Kyle Matthews, CMPE

Kyle Matthews, CMPE, CEO of Phoenix Heart PLLC, spoke about ten financial reports doctors want to see. The following is a summary of the reports he recommends:

  • Practice Dashboard. These are the highlights that your doctors need to see on a weekly basis. These includes financial stats, deposit details, accounts receivable (AR) by individual docs with green flags indicating AR percentages are improving and red flags alerting physicians and matters they need to investigate. "It allows us to identify any issue immediately instead of waiting until there is a major catastrophe already in progress," Matthews said.

  • Productivity Dashboard. This dashboard is specifically looking at the work being generated by each physician. It is used in the case that a practice is worried not all physicians have the same work load or there is something that is skewing the work toward one physician more than another. List each doctor and their charges per week. It allows for discussions about how the schedule can be adjusted to have more balanced output for physicians. Green or red highlighting is used to show if a doctor is above or below budget.
  • Monthly Overview. This includes the beginning AR, charges, payments, collection percentage, adjustments and the ending AR. Doctors are particularly interested in the collection percentage. If you have a large amount written off for a bad debt or untimely filing, it is important to know as soon as possible. You should have the discussion of what went wrong instead of glossing over amounts written off as adjustments.

  • Previous year-to-date variance. This report is generated from the accounting system instead of the practice management system. Look at anything that has a 15 percent variance both negative and positive with revenue or expenses. He recommends this on a quarterly basis. This shows the wins and losses of the management team.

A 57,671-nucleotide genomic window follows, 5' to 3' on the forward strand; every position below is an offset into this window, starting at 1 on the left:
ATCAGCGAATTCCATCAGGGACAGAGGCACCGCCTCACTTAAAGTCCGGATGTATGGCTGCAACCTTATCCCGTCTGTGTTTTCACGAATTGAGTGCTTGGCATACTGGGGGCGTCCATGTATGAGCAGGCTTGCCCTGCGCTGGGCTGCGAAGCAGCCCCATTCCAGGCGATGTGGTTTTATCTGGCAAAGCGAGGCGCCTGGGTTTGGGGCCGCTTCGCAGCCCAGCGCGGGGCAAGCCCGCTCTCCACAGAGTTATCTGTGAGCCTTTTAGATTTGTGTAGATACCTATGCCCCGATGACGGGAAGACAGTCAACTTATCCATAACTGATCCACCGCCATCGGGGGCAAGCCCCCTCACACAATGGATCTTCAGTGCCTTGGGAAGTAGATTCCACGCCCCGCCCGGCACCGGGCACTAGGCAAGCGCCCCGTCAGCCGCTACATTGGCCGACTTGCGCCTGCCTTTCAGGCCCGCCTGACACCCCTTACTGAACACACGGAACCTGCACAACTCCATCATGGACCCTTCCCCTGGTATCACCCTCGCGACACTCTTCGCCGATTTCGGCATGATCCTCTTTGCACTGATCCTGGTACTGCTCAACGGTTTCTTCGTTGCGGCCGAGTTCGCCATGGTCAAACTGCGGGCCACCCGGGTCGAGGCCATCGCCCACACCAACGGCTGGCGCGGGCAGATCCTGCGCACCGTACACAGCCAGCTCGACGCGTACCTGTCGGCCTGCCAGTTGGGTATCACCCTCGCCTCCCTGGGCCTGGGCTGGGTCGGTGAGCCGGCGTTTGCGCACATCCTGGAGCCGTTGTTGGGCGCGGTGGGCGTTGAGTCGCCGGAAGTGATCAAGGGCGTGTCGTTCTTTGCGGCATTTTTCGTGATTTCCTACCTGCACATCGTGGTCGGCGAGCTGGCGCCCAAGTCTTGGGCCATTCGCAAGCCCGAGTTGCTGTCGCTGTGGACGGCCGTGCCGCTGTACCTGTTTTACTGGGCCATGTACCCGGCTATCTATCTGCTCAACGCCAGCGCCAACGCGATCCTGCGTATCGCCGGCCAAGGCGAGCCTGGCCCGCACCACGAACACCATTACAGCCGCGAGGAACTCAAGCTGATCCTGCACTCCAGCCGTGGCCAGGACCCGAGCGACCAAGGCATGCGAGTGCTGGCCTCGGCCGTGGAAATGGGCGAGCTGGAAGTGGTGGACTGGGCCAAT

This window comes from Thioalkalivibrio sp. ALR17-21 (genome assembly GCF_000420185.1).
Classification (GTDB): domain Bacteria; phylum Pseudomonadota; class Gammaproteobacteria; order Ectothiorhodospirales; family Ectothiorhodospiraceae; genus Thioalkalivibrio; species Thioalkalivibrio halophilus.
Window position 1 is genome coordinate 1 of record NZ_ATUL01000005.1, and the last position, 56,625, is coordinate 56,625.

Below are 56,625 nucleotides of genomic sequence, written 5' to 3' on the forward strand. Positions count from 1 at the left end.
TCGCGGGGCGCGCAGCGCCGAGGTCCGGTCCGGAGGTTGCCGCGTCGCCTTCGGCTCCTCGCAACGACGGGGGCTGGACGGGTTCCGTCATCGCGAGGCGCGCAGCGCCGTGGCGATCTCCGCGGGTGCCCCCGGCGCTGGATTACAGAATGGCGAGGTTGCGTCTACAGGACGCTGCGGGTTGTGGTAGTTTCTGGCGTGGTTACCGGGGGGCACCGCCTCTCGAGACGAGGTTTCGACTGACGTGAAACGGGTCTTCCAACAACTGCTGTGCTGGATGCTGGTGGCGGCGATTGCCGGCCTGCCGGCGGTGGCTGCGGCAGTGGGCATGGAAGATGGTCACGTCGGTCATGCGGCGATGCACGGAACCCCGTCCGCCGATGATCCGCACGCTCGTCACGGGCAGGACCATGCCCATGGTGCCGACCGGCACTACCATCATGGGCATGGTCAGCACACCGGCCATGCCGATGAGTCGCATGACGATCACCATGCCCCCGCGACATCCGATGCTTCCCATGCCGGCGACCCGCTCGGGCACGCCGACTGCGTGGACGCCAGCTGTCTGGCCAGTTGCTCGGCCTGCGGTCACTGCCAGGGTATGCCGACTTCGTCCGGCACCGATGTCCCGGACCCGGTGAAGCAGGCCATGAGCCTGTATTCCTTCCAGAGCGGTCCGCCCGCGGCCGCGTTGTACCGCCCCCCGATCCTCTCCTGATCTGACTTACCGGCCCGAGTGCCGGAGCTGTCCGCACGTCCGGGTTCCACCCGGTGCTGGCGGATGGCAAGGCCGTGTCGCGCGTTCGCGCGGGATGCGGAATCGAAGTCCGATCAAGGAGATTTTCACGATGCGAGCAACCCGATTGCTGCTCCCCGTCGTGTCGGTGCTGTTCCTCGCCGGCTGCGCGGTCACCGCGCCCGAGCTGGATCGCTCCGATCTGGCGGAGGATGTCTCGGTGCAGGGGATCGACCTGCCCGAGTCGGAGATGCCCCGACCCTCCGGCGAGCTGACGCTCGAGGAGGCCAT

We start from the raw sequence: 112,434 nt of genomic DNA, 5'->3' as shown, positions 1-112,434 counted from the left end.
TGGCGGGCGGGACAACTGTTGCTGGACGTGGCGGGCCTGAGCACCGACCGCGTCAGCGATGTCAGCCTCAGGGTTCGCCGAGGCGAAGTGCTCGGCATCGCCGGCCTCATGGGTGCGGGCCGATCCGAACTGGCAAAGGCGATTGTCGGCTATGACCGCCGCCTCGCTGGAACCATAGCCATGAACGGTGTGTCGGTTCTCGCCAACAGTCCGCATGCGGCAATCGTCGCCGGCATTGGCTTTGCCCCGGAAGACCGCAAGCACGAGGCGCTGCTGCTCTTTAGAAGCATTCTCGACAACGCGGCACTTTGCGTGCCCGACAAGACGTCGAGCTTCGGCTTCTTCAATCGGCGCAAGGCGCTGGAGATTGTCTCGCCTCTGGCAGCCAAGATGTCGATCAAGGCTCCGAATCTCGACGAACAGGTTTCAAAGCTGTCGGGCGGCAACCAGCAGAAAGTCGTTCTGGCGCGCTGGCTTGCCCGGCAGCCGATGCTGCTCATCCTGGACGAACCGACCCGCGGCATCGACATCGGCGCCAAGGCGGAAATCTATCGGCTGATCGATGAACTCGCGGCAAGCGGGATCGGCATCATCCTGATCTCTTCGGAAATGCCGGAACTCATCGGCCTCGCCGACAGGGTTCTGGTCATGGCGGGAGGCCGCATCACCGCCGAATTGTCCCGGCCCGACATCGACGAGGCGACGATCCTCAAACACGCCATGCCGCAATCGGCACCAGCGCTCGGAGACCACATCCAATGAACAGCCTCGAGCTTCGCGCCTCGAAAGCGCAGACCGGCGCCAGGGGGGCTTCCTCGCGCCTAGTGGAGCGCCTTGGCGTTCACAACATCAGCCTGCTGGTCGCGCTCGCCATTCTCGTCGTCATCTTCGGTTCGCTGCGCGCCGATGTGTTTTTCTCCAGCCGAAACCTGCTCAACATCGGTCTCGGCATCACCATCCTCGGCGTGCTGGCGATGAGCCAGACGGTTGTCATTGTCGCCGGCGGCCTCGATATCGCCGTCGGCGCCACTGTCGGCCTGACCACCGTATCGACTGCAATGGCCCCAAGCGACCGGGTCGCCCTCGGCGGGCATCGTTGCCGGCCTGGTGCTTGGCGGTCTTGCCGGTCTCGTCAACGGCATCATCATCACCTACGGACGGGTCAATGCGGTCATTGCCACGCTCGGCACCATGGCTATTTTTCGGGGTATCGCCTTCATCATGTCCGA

• Referral Dashboard. "This is the report we either live or die by," Matthews said. "I want to know on a monthly basis where the referrals are going. It lists all the physicians who refer into the practice in the given time frame so they know which physicians send the most and the least patients and how that changes over time. Particularly, I look at when referrals have gone down because I need to contact the referrals office to find out why referrals have gone down. If something has happened to upset them, you want to take care of it immediately. It works the other way, too. If a new referral source shows up, go visit and thank them."

  • Procedure Cash Flow. This report is done for all ancillary services and serves as a cash flow predictor. It is also a very good compliance tool. If one physician has ordered triple the number of tests than any other physician, you want to know why.